A Visit from the Goon Squad

The phrase "time is a goon" is uttered twice in this audacious, surprisingly affecting novel-in-pieces - first by an ageing rock star, and again, years later, by a manager trying to persuade another errant, decrepit star on to a stage. All these people are connected by mysterious, gradually revealed links, and it seems it is Jennifer Egan's project to undo the dumb thuggery of time, or at least to find and log what might be expected to be lost through the attritions of the years.

The technique she employs is to create a car­ousel of stories concerning a group of friends, colleagues and lovers in New York and San Francisco over a period of decades. Each story picks up on some incident or glitch in a predecessor, so that over time the most random of early incidents is made to ring with significance. The trick is scarcely new: in the past few years both Melissa Bank and Amy Bloom have made use of it in their collaged maps of modern American lives. What elevates Egan's work is the quality of her writing and the focused energy of her formal experiments.

The central figures are first to take the stage: Bennie, the neurotic president of the Sow's Ear record label, and Sasha, his beautiful, kleptomaniac personal assistant. Everyone else is related to one of these two, though sometimes by only the slenderest of threads. For example, the peripheral character Lulu, the precocious daughter of La Doll, Bennie's ex-wife's former boss, is first seen as a child, watching in horror as a starlet is beaten and abducted by the general of an unnamed country for whom her mother is acting as a PR.

Later, in the futuristic story with which the volume closes, Lulu reappears as a young adult now working for Bennie. In one of the virtuosic, proleptic leaps at which Egan excels, it is revealed in a quick aside that Lulu will marry an African engineer, alluded to in a much earlier story as the future grandson of a tribal chief seen dancing as a young man by the sulky adolescent daughter of Lou, Bennie's one-time mentor, a sequence that ends: "He and Lulu will buy a loft in Tribeca, where his grandfather's hunting dagger will be displayed inside a cube of Plexiglas, directly under a skylight."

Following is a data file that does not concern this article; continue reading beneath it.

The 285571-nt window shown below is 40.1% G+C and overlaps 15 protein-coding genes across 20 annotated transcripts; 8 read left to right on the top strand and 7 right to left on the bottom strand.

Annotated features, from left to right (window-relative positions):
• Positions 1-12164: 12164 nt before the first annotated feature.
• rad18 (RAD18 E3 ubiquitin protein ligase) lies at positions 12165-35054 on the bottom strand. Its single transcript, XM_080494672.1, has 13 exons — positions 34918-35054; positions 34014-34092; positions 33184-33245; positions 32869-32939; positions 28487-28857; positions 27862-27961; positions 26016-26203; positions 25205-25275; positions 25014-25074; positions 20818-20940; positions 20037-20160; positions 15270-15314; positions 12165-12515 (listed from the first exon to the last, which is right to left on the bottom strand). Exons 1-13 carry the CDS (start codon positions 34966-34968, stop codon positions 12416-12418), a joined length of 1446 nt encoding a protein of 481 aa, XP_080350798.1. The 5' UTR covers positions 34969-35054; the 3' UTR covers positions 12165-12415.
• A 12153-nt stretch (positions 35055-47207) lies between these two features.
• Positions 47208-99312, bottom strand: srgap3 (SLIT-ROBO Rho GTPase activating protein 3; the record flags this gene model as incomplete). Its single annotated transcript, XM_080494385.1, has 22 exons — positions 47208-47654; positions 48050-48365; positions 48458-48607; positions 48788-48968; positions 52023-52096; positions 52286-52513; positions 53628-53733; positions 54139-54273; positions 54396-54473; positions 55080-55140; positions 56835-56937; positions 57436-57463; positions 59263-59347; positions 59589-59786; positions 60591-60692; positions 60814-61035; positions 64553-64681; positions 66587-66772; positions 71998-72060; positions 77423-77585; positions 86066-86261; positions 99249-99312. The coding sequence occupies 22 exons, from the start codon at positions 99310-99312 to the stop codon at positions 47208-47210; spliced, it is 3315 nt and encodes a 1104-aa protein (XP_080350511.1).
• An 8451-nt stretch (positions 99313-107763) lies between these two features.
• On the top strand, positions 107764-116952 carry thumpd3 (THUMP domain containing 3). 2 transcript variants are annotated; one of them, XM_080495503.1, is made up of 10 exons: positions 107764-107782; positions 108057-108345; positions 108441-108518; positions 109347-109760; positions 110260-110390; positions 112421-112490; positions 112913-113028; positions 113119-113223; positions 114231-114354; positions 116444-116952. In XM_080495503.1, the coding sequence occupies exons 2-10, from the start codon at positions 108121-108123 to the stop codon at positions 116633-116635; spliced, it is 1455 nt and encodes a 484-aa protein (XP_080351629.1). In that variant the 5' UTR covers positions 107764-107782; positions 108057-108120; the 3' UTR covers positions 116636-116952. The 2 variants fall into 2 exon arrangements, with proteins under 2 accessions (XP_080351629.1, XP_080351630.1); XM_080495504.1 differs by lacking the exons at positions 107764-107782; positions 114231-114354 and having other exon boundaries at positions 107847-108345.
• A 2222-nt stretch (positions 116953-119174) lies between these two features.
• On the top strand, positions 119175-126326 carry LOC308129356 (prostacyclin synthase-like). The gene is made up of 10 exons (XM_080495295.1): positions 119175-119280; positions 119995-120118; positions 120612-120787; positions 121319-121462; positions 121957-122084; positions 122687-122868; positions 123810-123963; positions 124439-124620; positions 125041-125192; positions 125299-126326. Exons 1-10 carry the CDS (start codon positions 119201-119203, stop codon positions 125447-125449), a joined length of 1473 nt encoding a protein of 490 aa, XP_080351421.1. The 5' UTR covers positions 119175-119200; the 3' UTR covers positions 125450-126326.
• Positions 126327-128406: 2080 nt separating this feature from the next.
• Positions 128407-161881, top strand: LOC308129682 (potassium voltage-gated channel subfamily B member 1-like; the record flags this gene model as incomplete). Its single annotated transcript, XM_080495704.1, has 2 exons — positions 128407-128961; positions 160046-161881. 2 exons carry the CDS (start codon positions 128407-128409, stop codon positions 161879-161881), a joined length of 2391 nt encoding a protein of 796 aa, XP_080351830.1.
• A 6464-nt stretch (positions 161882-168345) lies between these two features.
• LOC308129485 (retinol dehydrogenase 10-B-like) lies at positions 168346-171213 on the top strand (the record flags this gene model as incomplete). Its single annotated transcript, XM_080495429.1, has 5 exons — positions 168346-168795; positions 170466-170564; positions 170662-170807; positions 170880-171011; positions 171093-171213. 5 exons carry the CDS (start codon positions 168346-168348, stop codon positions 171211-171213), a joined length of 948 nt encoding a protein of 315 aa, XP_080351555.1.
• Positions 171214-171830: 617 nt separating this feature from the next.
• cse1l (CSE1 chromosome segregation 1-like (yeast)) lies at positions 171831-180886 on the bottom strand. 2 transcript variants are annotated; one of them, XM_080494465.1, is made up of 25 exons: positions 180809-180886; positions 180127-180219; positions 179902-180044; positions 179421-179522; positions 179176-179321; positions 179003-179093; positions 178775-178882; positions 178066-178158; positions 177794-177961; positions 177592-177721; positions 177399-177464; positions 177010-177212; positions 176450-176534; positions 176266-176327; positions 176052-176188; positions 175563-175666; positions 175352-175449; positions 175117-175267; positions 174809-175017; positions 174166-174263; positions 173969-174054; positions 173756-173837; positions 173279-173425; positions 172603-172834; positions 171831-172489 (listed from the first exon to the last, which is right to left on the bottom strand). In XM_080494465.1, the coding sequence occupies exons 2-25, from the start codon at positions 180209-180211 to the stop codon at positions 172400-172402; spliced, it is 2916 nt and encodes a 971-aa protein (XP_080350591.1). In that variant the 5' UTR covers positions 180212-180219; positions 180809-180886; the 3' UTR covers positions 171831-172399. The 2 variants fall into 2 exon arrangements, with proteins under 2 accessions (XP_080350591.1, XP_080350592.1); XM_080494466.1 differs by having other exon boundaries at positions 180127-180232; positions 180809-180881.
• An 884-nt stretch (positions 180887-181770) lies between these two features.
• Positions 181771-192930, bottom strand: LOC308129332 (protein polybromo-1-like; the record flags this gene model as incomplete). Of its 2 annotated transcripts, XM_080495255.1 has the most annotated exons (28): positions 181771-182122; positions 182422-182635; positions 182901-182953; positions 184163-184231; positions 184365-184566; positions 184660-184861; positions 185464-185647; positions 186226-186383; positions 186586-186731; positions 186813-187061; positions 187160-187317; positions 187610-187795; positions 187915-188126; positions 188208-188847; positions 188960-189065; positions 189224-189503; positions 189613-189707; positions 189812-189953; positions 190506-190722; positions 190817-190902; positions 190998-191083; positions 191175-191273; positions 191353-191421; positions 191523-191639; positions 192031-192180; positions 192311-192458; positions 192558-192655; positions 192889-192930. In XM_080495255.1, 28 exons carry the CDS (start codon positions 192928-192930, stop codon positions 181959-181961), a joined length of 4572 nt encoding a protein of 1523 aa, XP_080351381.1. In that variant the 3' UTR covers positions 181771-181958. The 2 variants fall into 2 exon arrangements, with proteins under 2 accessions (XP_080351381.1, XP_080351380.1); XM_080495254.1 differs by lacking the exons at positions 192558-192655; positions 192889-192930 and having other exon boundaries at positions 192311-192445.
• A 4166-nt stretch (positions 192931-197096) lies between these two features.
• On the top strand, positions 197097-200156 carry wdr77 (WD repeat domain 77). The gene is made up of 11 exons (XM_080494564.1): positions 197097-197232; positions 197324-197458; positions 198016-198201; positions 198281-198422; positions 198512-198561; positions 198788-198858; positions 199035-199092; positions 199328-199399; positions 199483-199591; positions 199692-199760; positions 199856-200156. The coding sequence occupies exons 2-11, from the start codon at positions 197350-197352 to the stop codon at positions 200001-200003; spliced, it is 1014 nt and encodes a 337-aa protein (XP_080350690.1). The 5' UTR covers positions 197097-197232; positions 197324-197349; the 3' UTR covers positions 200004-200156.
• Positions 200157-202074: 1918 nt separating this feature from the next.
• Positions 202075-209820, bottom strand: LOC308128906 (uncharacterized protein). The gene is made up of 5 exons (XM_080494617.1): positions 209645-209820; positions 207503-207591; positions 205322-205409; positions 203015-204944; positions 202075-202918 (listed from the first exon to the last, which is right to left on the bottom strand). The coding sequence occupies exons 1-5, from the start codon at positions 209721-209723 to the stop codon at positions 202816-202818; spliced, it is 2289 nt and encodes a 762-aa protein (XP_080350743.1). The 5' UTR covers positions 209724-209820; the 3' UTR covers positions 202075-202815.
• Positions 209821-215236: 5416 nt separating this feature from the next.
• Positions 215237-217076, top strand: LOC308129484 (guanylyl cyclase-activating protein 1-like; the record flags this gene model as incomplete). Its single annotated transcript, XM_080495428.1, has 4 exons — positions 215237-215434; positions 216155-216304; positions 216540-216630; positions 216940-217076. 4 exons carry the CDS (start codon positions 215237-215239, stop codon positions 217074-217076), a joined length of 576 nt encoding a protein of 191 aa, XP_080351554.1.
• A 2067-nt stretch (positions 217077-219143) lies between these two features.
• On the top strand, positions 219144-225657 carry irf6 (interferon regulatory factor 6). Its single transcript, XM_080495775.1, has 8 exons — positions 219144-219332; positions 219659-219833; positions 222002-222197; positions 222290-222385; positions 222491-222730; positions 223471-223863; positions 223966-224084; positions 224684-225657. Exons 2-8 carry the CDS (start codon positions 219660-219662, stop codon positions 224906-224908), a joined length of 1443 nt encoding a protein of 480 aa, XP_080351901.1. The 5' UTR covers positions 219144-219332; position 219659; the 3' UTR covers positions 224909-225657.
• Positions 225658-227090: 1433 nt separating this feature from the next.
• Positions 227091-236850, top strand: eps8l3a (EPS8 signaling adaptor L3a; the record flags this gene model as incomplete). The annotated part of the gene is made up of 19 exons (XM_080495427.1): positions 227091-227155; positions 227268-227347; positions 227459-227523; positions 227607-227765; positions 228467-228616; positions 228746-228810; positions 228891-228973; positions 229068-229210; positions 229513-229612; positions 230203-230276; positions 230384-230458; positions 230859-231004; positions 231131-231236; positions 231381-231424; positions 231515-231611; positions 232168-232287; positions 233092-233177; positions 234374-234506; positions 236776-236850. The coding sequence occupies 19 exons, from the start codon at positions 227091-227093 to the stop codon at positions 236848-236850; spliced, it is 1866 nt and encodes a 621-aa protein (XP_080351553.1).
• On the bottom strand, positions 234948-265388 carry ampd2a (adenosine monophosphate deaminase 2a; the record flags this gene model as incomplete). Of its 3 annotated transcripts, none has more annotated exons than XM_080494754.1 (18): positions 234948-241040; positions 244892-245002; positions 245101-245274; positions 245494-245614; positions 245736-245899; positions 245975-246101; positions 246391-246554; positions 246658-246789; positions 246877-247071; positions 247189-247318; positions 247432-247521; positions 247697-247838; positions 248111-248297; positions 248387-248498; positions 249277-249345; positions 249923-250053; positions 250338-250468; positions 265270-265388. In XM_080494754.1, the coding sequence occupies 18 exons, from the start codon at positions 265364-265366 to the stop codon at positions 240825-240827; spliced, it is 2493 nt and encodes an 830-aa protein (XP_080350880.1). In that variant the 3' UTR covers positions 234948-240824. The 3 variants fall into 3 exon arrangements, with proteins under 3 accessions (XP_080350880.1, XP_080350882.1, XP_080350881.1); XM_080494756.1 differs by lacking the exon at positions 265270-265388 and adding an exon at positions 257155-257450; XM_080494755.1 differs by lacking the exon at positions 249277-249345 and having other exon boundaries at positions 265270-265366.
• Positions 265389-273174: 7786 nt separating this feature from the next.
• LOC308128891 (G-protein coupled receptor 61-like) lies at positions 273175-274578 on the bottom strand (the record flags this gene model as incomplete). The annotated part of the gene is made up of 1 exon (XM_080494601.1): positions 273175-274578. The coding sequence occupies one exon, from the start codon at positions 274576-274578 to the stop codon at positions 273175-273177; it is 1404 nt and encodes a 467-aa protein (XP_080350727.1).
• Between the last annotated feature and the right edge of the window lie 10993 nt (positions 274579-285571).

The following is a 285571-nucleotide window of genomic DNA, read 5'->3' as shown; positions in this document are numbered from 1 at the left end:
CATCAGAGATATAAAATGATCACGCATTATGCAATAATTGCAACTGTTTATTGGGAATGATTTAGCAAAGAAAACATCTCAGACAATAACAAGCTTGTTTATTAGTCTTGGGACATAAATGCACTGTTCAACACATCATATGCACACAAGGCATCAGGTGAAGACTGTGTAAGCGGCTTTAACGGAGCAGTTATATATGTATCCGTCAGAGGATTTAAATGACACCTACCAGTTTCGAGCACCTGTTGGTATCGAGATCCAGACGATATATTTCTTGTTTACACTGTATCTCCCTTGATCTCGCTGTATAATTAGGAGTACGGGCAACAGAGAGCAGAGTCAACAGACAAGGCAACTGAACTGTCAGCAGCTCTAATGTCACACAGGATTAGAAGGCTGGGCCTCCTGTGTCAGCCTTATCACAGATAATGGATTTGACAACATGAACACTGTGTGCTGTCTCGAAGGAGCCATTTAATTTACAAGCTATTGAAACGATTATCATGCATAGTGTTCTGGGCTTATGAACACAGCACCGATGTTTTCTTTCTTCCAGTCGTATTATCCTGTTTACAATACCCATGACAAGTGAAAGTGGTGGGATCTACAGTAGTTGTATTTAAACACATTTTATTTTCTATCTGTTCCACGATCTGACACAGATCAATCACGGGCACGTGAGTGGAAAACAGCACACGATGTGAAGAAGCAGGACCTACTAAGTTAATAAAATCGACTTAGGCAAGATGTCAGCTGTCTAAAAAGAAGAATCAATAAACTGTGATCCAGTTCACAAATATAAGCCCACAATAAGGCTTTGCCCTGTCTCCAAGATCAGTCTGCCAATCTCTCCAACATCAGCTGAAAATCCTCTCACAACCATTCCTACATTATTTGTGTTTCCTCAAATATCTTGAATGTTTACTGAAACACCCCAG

Before Facebook, these sorts of links were rarely visible in real life, and even in our digitally connected age they still have the power to evoke the same half-disturbing gasps of pleasure Egan elicits here. Too much of such things would be glib, however, and it is significant that this mode of clairvoyance is not accessible to the characters, who blunder on, preoccupied and baffled, without ever quite realising the marvellous patterning of their lives.

The lunges into the future add an uncanny thrill, but it is the apparently inconsequential minutiae of the everyday that make the stories so consoling. Sasha steals things she never uses: pens, keys, binoculars, a child's scarf, heaped in a pile "like the work of a miniaturist beaver: a heap of objects that was illegible yet clearly not random". Meanwhile, Bennie compiles a list of all the incidents that have caused him shame, among them inadvertently kissing a nun and being caught defecating by a girl on whom he had a crush

Though the earlier chapters dart back and forth in time, telling of suicides and deaths by drowning as well as more ordinary holidays and outings, the final two are both located in the future, and take the most substantial structural risks. The first, "Great Rock and Roll Pauses", is in the form of what seems to be a PowerPoint presentation by a 12-year-old girl. It looks clumsy on the page, but viewed in the context of all that has preceded, it proves disarmingly moving. The second is a foray into a future where toddlers are the major music-buying demographic and people sitting face to face communicate by text because verbal conversation is too emotionally draining.

This future world is so technologically literate that connection as we understand it appears at first impoverished. But once again the goon of time proves no match for Egan's dexterity.

It seems a mark of her faith in humanity that she can close this profoundly satisfying book with a blast of textese - "th blu nyt/th stRs u cant c/th hum tht nevr gOs awy" - and make it not only intelligible, but almost painfully resonant with meaning. l

A Visit from the Goon Squad
Jennifer Egan
Corsair, 352pp, £14.99

Olivia Laing's "To the River: a Journey Beneath the Surface" will be published next month (Canongate, £16.99)

This article first appeared in the 18 April 2011 issue of the New Statesman, GOD Special